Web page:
Attorney General of Kansas — Opinion
May 24, 2005
Re: Procedure, Civil — Costs — State, Cities and Counties Exempt from Depositing Court Costs; Exceptions; County Hospitals
Synopsis: K.S.A. 60-2005 provides an exemption from filing fees for specified governmental entities, including counties. Whether a specific action (filed by any person, official, employee or legal entity) is brought by a county is in large part a factual issue. County hospitals are vested with considerable autonomous authority, not dependent upon the creating county, including taxing and eminent domain powers. In our opinion, any civil suit filed by or on behalf of a county hospital created under K.S.A. 19-4601 et seq. may qualify for the K.S.A. 60-2005 fee exemption if the county is the named party. Absent some factual indicia that the county is itself a party to a specific action, we believe that the fee exemption allowed by K.S.A. 60-2005 may not be warranted for a county hospital. Cited herein: K.S.A. 12-183; 12-1615; 12-14b01; 19-101a; 19-212; 19-4601; 19-4605; 19-4606; 19-4610; 19-4611; 19-4613; 19-4625; 19-4626; 38-1613; 60-2005.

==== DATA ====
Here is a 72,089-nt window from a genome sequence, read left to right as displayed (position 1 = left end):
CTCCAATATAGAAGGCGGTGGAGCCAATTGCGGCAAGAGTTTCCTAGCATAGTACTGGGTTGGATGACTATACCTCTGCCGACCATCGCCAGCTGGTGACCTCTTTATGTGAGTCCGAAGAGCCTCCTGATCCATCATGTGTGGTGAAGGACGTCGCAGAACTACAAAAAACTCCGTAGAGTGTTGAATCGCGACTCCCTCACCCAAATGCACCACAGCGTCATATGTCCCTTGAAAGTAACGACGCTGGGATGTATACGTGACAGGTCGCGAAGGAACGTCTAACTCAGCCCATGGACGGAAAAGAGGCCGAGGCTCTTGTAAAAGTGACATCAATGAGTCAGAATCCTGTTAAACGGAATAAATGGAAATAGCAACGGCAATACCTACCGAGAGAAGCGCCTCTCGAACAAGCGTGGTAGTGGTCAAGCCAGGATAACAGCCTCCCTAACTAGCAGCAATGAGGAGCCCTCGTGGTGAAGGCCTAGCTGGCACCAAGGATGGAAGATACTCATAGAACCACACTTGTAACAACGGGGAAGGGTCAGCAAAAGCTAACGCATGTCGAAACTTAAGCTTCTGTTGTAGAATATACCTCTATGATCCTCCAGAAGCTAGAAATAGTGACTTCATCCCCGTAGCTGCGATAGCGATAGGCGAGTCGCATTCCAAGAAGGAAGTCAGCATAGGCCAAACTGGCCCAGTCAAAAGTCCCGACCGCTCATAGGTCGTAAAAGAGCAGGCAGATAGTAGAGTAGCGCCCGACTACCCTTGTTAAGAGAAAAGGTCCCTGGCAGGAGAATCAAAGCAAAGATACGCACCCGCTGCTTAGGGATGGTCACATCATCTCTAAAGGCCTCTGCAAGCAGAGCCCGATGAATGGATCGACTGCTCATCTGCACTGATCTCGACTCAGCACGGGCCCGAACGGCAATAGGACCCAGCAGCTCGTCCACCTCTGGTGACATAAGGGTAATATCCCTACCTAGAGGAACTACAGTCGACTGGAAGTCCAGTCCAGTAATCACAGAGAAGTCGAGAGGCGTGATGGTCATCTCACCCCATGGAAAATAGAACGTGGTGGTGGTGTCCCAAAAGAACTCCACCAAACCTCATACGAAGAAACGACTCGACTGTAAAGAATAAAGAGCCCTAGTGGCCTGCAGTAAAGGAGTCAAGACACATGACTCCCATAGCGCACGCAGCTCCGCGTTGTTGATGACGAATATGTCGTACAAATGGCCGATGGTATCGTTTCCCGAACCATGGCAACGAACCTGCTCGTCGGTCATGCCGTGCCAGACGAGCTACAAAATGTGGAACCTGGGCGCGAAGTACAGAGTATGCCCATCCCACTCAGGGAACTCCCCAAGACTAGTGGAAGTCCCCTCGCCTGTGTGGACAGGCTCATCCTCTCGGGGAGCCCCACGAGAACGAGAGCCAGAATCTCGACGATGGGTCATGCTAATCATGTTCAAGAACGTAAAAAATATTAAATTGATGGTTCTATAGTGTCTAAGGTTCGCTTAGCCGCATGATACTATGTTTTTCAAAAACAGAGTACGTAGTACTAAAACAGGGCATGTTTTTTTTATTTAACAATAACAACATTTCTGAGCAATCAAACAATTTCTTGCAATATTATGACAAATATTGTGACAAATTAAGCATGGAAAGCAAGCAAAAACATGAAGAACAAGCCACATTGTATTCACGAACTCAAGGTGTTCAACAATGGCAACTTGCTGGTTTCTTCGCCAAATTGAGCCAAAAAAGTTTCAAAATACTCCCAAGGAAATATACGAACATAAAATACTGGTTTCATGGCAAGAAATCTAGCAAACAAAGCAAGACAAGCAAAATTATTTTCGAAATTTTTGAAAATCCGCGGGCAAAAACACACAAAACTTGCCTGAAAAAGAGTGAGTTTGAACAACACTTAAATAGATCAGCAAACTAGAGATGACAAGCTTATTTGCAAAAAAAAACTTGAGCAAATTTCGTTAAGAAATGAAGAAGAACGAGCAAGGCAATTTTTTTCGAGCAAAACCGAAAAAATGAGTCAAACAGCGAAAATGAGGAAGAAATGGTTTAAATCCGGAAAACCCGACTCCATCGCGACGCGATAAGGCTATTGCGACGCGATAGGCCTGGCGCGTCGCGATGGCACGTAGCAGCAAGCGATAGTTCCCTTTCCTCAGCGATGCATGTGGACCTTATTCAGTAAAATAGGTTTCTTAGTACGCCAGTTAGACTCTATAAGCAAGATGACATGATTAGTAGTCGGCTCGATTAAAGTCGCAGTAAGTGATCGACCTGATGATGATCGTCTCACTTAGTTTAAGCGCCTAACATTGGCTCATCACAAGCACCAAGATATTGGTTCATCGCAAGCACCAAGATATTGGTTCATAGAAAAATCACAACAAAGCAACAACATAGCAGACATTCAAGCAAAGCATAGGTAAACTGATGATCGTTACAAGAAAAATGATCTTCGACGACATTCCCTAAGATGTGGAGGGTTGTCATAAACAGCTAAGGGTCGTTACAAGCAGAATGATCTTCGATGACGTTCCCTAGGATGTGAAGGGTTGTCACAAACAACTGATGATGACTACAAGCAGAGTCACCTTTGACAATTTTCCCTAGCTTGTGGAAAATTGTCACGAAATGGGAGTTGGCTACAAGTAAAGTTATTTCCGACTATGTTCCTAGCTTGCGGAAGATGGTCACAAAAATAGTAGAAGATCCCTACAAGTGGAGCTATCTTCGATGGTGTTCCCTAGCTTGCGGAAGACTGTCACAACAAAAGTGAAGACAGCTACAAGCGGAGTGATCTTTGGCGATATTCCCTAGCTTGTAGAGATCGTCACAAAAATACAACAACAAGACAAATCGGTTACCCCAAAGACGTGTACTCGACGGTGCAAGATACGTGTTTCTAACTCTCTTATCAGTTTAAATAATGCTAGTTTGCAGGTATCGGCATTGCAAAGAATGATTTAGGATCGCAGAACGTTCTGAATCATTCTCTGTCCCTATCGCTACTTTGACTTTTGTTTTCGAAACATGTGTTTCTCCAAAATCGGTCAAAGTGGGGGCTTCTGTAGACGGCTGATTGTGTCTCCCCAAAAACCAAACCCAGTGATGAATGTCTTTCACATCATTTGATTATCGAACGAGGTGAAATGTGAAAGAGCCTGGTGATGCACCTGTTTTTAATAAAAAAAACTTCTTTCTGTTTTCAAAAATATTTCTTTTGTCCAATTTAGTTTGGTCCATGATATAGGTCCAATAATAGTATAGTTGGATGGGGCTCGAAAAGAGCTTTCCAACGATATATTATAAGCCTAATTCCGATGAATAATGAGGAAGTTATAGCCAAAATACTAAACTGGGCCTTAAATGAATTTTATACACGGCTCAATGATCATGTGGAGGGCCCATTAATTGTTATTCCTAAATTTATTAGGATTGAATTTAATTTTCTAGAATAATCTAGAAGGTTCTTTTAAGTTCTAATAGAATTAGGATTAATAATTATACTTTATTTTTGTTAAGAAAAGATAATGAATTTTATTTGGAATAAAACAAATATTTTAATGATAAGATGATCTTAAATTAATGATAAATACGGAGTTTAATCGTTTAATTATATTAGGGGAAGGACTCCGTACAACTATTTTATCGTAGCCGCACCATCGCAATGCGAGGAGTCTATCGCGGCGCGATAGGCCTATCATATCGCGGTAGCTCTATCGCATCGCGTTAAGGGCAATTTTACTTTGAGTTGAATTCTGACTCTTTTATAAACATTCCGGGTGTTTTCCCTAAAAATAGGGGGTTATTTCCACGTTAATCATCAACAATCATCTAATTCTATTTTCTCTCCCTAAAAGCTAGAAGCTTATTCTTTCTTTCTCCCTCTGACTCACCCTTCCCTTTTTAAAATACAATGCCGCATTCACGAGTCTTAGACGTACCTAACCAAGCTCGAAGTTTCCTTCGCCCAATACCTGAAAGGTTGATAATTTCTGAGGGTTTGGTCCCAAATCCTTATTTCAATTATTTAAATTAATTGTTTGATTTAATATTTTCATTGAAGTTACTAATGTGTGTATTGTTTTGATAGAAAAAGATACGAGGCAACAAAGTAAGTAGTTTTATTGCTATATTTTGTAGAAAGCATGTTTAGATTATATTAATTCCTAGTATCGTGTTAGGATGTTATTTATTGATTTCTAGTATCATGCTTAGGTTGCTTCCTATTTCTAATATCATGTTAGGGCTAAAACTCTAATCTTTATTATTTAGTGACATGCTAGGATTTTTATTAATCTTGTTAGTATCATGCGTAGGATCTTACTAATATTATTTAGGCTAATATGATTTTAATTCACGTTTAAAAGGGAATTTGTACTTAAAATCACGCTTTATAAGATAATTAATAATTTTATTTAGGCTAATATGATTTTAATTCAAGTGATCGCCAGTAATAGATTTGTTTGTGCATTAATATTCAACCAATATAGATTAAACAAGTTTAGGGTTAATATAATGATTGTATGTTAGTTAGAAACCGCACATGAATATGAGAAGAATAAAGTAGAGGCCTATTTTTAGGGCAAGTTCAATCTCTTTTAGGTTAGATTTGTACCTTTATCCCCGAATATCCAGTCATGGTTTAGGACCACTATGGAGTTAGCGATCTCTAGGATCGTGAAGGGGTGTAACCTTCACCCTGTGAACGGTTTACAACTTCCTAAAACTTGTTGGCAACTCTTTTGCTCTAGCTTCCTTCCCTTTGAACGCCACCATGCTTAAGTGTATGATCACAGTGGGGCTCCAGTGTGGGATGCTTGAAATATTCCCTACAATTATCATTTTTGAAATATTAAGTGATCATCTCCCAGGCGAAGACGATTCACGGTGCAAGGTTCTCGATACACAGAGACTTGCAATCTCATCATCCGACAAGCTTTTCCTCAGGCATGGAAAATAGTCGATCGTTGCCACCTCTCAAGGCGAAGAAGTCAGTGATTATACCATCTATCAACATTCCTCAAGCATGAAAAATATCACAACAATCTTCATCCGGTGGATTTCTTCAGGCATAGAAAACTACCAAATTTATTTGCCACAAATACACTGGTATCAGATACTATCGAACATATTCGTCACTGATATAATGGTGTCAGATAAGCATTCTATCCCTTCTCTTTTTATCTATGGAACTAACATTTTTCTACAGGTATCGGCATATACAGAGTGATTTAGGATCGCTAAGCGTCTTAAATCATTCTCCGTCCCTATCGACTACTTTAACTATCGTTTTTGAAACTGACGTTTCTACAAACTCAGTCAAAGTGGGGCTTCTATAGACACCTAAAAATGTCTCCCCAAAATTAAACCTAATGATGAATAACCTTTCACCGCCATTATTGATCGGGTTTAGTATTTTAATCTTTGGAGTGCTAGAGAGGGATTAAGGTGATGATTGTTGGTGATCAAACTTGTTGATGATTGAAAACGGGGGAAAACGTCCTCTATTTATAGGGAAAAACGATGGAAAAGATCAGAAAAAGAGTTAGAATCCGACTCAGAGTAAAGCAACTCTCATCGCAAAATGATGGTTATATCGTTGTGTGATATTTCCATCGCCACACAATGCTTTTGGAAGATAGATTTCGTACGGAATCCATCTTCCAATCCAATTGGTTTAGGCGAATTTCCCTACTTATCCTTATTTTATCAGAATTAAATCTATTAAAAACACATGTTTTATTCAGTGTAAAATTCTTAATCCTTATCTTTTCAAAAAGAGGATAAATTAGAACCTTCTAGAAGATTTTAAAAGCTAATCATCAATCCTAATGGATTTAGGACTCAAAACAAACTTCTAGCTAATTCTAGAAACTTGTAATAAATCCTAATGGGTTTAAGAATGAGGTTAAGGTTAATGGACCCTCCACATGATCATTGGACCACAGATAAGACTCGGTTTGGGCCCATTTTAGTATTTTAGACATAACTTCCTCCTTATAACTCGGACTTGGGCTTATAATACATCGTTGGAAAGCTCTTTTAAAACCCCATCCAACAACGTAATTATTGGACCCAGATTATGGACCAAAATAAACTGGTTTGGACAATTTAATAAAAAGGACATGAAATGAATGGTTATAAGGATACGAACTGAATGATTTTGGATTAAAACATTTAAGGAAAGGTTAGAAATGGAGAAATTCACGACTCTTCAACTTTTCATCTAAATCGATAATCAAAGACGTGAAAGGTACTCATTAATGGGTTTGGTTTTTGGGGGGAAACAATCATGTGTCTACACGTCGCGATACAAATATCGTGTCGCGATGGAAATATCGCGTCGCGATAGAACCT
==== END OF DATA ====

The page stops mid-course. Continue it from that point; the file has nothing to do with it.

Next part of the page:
* * *
Phill Kline, Attorney General
Kerry McQueen, Counsel Southwest Medical Center 419 North Kansas, P.O Box 2619 Liberal, Kansas 67905-2548
Dear Mr. McQueen:
As legal counsel for the Southwest Medical Center, you request our opinion on the following question:
“Does a county hospital organized pursuant to K.S.A. 19-4601 et seq. fall within the exception from depositing court costs or paying docket fees as set forth in K.S.A. 60-2005?”
You note that the Chief Judge of the 26th Judicial District has issued an Administrative Order stating that medical entities are not exempt from payment of fees under K.S.A. 60-2005. In reaching that conclusion, the Honorable Tom Smith reviewed K.S.A. 38-1613(c)(3) and provided it as an example of how clearly the Legislature can exempt certain entities from the duty to pay docket fees.
K.S.A. 60-2005 states: